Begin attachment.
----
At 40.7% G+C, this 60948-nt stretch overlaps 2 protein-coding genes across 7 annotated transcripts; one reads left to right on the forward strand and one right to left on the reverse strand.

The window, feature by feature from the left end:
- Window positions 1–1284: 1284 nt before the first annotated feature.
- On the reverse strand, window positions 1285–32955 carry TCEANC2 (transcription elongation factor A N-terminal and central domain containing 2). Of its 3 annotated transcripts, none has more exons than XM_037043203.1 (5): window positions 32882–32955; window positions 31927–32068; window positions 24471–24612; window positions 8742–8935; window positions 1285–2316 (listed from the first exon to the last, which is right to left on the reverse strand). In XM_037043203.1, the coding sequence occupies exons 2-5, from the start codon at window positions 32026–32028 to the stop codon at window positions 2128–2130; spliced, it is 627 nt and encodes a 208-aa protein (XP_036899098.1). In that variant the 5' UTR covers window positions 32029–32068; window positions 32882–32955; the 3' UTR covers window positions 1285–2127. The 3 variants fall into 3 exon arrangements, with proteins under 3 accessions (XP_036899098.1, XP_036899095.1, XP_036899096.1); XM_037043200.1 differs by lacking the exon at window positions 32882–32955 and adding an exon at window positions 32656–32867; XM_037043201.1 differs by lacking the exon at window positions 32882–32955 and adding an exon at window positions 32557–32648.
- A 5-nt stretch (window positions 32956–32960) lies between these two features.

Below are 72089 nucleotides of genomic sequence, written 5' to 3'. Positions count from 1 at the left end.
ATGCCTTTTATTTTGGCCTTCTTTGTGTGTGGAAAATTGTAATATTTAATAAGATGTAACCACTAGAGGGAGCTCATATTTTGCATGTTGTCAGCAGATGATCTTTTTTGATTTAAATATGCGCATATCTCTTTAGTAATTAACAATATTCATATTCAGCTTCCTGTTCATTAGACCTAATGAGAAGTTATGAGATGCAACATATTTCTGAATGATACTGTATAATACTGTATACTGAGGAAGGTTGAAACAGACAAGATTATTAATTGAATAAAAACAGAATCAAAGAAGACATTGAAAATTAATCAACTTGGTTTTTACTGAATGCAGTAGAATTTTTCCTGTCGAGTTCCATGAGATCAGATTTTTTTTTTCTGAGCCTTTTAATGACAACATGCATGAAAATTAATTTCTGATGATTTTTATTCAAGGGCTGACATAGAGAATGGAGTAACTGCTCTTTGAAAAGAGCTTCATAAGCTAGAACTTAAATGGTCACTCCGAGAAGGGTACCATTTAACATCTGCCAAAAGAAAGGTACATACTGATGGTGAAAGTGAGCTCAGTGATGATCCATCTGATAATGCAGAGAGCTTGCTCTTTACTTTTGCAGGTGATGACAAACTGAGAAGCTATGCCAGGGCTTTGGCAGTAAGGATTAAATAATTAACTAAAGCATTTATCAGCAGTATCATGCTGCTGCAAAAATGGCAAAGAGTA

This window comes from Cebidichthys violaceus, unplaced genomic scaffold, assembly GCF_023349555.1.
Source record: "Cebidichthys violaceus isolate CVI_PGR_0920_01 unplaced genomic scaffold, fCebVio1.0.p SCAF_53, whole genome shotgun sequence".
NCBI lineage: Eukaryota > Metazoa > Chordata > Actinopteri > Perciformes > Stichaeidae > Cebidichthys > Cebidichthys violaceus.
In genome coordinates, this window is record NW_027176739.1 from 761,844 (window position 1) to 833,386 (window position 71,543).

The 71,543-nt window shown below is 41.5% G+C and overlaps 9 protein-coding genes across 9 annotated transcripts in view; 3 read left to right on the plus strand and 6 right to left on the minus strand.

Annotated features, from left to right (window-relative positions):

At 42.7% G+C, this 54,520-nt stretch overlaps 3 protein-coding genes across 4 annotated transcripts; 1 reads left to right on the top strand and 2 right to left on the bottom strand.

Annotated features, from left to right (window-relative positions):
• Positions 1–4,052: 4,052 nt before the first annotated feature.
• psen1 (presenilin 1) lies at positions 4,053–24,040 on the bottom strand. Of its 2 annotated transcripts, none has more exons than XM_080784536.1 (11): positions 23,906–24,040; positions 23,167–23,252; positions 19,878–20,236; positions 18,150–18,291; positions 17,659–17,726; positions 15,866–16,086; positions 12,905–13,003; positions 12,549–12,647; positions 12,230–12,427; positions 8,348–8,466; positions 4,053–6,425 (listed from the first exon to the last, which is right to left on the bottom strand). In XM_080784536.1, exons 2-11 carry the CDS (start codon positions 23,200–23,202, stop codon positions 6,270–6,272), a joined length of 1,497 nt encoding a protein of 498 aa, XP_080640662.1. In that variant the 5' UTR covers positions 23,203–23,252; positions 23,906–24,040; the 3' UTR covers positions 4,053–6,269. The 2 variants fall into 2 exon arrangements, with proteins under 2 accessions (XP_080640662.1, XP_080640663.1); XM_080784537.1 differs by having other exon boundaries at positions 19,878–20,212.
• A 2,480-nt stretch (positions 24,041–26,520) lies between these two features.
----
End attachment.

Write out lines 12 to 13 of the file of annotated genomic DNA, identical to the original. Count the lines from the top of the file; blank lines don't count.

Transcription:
The 71,543-nt window shown below is 41.5% G+C and overlaps 9 protein-coding genes across 9 annotated transcripts in view; 3 read left to right on the plus strand and 6 right to left on the minus strand.

Annotated features, from left to right (window-relative positions):